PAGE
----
Heart of the City Archives

Frosty air crosses the City on Golden Hills
by Hank Donat

With plenty of time before the sun rises on the new year, Heart of the City offers an overview of San Francisco's highs and lows of 2004. From Beach Blanket to Wedstock, it was a year to remember.

Best make-over: The dome over the Palace of Fine Arts went from drab gray to fab burnt orange in the latest stage of its multi-million dollar rehabilitation.

Fond Farewells: Miz Brown's Feedbag, Mister Lee's, Pon & Hom's hot dog stand, Denis Dumont's parfumerie, and Quality Junk all shut their doors for good in 2004. They join Dr. Bombay's, the ferry Golden Gate, the Compass Rose, and Deovlet & Sons in the annals of San Franciso's past.

Worst photo-op: Mayor Gavin Newsom and wife Kimberly Guilfoyle were all smiles on Ann Getty's area rug for the pages of Harper's but the public said, "Cheese!"

Best technical innovation: Union Square goes wi-fi.

Best anniversary: Beach Blanket Babylon producer Jo Schumann Silver gave an unforgettable four-day party for the revue's 30th Anniversary in June, and that's not all. As part of the fun, Silver donated more than $400,000 to San Francisco-based non-profits.

Worst eulogy: Former Secretary of State George Shultz's attempt to honor Ronald Reagan on Steve Silver's Babylon stage was received by stone cold silence from the audience. In attendance were author Armistead Maupin and others who lost countless friends to AIDS in the 1980s while Reagan stayed silent on the epidemic.

Best Comeback: Maupin announced, "Micheal Tolliver Lives," a new novel that will feature Tales of the City characters, but don't call it a sequel the author says. Runner-up: The Vaillancourt fountain springs to life.

Best new restaurant: Sydney's Home in the new Jewish Community Center at California and Presidio.

Worst attempt at Euro-ization: Drivers in the Haight were clueless as to how to negotiate a roundabout on Page Street. Also, Mr. and Ms. San Francisco balked at the possibility of paying for grocery bags.

Best holiday performance: San Francisco's home-grown musical comedy star PA Cooley is a gas as The Man Who Came to Dinner through January 9 at Theatre Rhino in the Mission.

Best political surprise: Call it Wedstock as thousands of gay couples said "I do" at City Hall beginning two days before Valentine's Day. The California Supreme Court voided the nuptials, which were later scapegoated for the Bush victory, but Newsom says San Francisco did the right thing. Runner up: Newsom names Angela Alioto as homeless czar for San Francisco. Heart of the City and others had accused Newsom of teasing Alioto with a well-dangled carrot in exchange for her endorsement for mayor. Mea culpa.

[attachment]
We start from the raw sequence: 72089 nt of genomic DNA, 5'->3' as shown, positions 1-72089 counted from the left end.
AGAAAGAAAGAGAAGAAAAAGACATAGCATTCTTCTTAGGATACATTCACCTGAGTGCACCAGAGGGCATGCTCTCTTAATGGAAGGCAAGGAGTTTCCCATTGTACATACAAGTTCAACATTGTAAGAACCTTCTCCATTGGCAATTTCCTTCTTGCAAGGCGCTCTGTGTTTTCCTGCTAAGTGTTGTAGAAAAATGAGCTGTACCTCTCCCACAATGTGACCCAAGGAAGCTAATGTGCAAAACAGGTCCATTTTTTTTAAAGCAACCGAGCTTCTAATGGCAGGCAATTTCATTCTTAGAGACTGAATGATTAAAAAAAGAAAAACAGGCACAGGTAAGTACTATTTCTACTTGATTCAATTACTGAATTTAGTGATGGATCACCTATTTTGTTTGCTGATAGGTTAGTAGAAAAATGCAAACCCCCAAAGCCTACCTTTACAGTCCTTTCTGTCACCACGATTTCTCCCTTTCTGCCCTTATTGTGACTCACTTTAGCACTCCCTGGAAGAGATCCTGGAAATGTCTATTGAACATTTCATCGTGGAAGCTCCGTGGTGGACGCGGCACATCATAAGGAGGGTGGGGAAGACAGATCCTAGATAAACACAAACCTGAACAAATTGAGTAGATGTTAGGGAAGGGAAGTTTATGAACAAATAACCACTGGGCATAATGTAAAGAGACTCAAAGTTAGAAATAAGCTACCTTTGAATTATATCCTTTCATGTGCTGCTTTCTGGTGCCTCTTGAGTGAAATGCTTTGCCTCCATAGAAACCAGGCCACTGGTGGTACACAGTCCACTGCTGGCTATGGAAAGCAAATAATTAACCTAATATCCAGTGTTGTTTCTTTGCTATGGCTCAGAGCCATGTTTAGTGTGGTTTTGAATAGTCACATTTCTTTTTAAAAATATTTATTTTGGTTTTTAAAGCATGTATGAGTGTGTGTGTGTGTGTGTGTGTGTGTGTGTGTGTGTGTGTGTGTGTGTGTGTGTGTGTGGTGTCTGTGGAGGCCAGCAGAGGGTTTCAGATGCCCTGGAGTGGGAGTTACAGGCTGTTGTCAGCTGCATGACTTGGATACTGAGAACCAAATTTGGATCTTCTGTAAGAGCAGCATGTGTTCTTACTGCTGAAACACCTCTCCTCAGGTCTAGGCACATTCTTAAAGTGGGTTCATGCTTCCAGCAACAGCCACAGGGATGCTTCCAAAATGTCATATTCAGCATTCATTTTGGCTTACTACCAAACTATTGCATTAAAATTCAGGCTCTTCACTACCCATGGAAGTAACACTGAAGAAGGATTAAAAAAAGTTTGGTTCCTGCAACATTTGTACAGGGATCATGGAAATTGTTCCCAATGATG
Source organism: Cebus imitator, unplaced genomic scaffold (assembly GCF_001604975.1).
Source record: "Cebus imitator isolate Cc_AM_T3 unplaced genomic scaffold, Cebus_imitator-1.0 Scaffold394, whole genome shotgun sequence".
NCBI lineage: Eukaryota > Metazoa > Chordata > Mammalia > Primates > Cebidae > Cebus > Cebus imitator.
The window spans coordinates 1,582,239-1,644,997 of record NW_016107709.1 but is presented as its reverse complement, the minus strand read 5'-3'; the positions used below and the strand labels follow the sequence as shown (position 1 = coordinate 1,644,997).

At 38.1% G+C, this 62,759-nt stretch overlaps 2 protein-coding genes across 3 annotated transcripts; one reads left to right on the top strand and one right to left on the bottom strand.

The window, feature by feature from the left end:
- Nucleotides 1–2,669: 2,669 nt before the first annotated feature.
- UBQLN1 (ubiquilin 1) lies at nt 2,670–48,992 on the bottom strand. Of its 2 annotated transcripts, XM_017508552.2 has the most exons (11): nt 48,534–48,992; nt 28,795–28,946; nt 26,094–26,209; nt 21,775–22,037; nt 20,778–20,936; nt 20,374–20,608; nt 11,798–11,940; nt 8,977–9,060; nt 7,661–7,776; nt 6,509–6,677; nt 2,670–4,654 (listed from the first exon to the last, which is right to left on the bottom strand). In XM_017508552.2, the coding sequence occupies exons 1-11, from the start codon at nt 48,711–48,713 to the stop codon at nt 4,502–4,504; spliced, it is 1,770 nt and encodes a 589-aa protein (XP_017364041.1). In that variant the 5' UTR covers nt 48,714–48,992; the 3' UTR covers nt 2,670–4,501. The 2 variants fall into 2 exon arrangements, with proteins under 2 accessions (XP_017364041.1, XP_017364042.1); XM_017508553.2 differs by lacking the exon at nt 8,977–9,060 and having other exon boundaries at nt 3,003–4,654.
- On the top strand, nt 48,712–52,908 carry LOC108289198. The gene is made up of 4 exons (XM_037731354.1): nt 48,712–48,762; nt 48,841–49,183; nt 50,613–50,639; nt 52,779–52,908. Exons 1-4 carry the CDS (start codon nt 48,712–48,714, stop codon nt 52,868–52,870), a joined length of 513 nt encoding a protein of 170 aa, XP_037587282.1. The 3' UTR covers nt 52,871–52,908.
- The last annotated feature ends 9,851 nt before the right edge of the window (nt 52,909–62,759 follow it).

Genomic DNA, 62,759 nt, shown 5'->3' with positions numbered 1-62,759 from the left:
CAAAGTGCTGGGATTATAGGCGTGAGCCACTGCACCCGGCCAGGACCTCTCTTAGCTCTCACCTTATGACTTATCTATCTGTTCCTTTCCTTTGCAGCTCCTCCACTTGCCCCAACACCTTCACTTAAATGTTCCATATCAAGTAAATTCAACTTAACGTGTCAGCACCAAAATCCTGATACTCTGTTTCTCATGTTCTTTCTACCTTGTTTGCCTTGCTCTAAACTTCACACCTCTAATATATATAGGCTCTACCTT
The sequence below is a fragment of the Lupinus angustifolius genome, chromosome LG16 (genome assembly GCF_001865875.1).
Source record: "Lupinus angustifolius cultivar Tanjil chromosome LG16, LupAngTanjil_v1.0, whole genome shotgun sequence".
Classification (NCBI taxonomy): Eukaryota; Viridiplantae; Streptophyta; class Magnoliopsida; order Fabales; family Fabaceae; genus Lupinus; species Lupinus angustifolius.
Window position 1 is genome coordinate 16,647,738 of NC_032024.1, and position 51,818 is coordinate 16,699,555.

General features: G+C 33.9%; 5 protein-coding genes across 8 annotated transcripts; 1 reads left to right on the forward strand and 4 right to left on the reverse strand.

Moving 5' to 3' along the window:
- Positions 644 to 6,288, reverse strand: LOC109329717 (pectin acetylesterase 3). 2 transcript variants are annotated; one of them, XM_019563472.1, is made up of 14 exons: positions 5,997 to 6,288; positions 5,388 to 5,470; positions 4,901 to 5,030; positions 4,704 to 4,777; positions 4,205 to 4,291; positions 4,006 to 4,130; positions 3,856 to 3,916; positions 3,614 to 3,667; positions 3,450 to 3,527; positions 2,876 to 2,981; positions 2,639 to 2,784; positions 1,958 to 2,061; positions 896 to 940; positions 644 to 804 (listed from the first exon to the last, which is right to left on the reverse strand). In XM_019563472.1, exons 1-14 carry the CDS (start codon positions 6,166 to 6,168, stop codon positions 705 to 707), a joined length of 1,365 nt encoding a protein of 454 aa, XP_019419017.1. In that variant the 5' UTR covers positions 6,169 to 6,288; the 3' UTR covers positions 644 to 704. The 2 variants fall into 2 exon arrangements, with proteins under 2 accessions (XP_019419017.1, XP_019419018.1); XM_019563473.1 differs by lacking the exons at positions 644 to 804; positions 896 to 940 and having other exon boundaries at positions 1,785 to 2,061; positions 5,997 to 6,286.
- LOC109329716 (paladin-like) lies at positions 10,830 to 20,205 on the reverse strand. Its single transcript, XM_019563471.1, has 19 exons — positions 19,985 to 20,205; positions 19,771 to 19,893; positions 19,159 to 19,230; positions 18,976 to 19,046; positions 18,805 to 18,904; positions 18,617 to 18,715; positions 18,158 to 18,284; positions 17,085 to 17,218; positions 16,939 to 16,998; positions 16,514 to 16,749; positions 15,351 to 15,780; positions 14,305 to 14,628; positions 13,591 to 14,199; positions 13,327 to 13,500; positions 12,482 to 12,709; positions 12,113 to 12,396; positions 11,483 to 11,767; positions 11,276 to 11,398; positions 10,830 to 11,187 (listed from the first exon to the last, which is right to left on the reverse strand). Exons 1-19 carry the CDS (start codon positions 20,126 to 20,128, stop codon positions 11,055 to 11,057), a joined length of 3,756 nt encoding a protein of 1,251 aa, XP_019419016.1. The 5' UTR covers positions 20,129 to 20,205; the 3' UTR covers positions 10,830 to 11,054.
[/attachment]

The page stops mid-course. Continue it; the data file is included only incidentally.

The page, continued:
Best landlord dispute: Tony Hall, the mayor of Treasure Island, found himself in a brouhaha with the film commission as the mayor attempted to breathe new life in the City's flagging film industry economy. Director Chris Columbus will bring his new musical here, but Hall raised the roof for more Rent. Runner up: Angelo Sangiacomo agrees to build 500 affordable housing in exchange for a green light to demolish Trinity Plaza.

Best anti-climax: No one takes the rap for Fajitagate as judge and jury clear officers and brass who were implicated in a Union Street brawl over leftover Mexican food and an alleged cover-up in 2002. Former officer Alex Fagan Jr., the only remaining former officer on trial, may still prove the cheese stands alone, or did he take the wrap?

Brightest political career nipped in the bud: Heather Hiles had high hopes after turning a leadership position in the Newsom campaign into a short-term appointment to the Board of Education, but the electorate said no thanks to a full term for the once-rising star.

Best Tom Ammiano punch line: Regarding the controversy over elephant care at the San Francisco Zoo, Ammiano quipped, "There's a lot of talk about public-private partnerships and whether they work. The elephants died - this one's not working!"

Best Redux: Sears Fine Foods had deteriorated under the weight of its owner's financial woes - not to mention decades of maple syrup - before it closed early in '04. New owner Man J. Kim, a onetime immigrant cab driver who also owns Lori's Diner, renovated and reopened the 65 year-old Swedish pancake institution in August. In doing so, Kim worked with the City to put formerly homeless individuals to work at Sears. First runner-up: PJ Corkery returns to the Examiner with an update on the old three-dot formula, three times a week. Second runner-up: Trader Vic's attempts to merge the mojos of Stars and the original Vic's as the epicenter of political and social culture in the City.

Best San Francisco guide books: David Weintraub's hiking guide "Afoot & Afield in the San Francisco Bay Area" provides access to some of the City's most beautiful natural spaces. It also demonstrates why San Franciscans have great calves and terrible knees! Mike Sullivan's "The Trees of San Francisco" is the ultimate tree-huggers guide to the City. Adah Bakalinsky's perennial favorite "Stairway Walks in San Francisco" was re-released in an updated 20th anniversary edition.

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Copyright 2004 Hank Donat
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